The National Association of Secondary School Principals supports the development and implementation of a results-oriented, independent system of advanced professional certification for principals. The pressure to improve student learning has led to a greater emphasis on the instructional leadership responsibilities of school principals. Unlike the common practice of the corporate world, where there are systematic and continuous initiatives to grow and develop a leadership culture that can take on responsibilities, education makes no such investment of resources in future leaders. State licensing regulations require principals to take occasional graduate coursework or to accumulate some fixed number of continuing education units. However, there is no system that encourages greater level of competence and capacity building that principals might work toward.

The goal of an advanced certification process will be to formulate a set of professional norms for exemplary practitioners. The existence of advanced standards can guide all phases of the education and training of principals, from initial preparation and practice on to advanced practice. Principals who have developed into exemplary practitioners deserve to be recognized by the profession for their accomplishments. This affirmation of the quality of the work would create an incentive for excellence and professional growth. The implementation of a valid, reliable and fair system to identify exemplary principals would be of substantial assistance in selecting leaders and placing highly effective principals in those settings most in need of renewal and improvement.

NASSP Guiding Principles:

  • NASSP fully supports the development and implementation of an advanced certification process.
  • School principals must have a professional advanced accrediting organization similar to such entities found in the fields of medicine, architecture, accounting, and teaching.
  • Recent research has affirmed that leadership is an indispensable ingredient in transforming a school and is essential in order to implement and sustain quality instruction and a rigorous curriculum.
  • It is becoming increasingly difficult to attract strong candidates and retain quality leaders to the principalship. Recognizing and rewarding exemplary practitioners would encourage strong leaders to remain in positions where they are making a difference.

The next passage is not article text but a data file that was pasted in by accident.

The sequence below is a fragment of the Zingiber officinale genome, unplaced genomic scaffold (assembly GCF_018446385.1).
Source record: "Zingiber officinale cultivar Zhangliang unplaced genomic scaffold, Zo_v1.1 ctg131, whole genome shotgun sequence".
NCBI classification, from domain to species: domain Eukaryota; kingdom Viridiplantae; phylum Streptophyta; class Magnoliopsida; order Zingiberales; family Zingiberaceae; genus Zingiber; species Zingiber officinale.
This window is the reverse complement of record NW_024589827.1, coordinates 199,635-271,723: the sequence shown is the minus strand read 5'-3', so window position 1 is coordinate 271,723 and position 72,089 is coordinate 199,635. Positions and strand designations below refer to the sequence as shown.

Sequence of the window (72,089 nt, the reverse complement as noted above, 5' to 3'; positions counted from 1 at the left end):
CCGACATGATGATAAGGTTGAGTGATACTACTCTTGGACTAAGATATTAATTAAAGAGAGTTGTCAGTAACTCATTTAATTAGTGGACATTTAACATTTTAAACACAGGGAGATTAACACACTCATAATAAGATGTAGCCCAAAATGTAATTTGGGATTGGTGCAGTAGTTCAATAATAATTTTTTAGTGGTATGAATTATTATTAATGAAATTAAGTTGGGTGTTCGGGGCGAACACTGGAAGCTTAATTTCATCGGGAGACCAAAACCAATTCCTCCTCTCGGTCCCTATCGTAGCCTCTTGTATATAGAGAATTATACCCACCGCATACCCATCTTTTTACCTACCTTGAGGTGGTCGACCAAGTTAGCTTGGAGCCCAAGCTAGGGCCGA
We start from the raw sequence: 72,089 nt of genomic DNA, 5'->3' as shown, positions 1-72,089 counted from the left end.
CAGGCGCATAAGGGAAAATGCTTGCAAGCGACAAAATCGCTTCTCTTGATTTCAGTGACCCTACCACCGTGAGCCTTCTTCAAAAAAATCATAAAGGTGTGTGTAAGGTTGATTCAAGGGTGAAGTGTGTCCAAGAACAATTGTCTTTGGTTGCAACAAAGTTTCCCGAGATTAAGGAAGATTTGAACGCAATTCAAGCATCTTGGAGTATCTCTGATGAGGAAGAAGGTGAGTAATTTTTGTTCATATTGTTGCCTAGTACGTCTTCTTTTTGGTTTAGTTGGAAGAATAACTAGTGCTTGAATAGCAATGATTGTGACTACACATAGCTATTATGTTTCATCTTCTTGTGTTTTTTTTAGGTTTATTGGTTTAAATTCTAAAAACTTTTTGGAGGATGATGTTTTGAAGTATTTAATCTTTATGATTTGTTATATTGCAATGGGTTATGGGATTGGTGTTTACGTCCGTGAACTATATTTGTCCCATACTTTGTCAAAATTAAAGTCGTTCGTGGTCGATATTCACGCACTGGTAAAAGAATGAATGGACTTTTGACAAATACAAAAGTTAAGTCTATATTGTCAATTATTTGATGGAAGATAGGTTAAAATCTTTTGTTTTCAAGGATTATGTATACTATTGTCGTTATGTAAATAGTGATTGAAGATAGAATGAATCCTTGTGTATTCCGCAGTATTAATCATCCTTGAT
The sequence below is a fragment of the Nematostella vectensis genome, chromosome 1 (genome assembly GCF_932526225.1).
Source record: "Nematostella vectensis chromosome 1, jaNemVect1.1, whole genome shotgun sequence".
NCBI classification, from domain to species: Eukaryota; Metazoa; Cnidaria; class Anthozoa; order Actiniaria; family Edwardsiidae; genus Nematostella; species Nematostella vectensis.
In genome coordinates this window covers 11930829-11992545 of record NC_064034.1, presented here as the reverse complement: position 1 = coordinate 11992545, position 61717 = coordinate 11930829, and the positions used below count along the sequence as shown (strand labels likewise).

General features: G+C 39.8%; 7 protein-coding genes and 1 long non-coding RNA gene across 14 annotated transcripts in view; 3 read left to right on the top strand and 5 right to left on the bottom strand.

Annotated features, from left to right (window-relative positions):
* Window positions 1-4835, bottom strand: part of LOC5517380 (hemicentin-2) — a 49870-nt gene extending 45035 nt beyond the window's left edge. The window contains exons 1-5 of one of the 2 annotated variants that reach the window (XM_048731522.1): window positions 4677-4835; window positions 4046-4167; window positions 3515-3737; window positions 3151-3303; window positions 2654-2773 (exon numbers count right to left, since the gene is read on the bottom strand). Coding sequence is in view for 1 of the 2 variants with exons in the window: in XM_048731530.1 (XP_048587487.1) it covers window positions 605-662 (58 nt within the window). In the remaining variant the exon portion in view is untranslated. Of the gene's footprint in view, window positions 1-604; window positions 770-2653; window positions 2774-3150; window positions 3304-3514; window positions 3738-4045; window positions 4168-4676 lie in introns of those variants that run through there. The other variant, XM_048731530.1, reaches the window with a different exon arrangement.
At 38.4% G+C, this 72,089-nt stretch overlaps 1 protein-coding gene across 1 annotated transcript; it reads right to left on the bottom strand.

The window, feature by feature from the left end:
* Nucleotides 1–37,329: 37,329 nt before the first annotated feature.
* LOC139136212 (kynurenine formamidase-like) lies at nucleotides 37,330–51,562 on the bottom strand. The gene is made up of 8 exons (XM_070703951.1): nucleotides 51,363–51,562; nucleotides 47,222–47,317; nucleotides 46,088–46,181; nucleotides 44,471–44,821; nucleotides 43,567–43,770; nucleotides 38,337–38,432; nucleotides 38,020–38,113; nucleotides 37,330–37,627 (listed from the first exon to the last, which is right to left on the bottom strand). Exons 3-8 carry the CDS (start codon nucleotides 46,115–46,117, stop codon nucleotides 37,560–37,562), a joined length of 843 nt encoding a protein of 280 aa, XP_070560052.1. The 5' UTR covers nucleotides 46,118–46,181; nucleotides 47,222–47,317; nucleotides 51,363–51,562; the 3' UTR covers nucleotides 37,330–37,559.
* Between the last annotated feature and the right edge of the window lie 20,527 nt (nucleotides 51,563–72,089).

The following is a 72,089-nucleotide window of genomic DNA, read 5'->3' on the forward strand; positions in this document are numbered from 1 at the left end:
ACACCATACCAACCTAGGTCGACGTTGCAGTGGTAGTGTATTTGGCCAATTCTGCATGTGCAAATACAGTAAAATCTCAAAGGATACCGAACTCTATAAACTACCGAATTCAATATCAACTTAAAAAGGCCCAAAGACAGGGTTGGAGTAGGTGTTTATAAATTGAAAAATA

• The way in which schools are organized, structured, financed, and governed requires strong instructional leadership in order to foster improved teaching and student achievement.
  • Solid methods of quality assurance for principals must be put in place in order to assure effective leadership for all of the nation’s schools.
  • The existence of a valid, reliable, and fair system to identify highly effective principals is of substantial assistance in placing leaders in those settings most in need of renewal and improvement.
  • Pursuing an advanced system of certification is, in and of itself, a benefit for school leaders and the improvement of instruction and administration.


  • Establish a results-oriented advanced, independent, freestanding, and voluntary system of advanced certification for school principals built on a model similar to that of the National Board for Professional Teaching Standards (NBPTS).
  • Ensure that an advanced certification process is developed to include an ongoing advisory board for the purpose of providing practical and academic advice. This advisory board must include principals and should also include additional stakeholders such as parents, teachers, and business leaders.
  • Establish appropriate and rigorous research and evaluation components in the development of the process in order to measure the effectiveness of the program related to school leadership practices and their impact on student learning.
  • Develop advanced standards and assessments for principals that enhance, not substitute, state licensing systems.
  • Provide advanced standards that guide all phases of the education and training of principals, from initial preparation, through licensure and initial practice and experience, and then on to advanced practice.
  • Encourage the support of local districts, school boards, schools of education, state and national organizations and the participation of experienced principals once an advanced certification process is established.
  • Work with other administrator organizations and the National Policy Board for Educational Administration (NPBEA) to seek the necessary financial support, personnel, and resources to bring a voluntary system of advanced certification to fruition.


Adopted July 13, 2006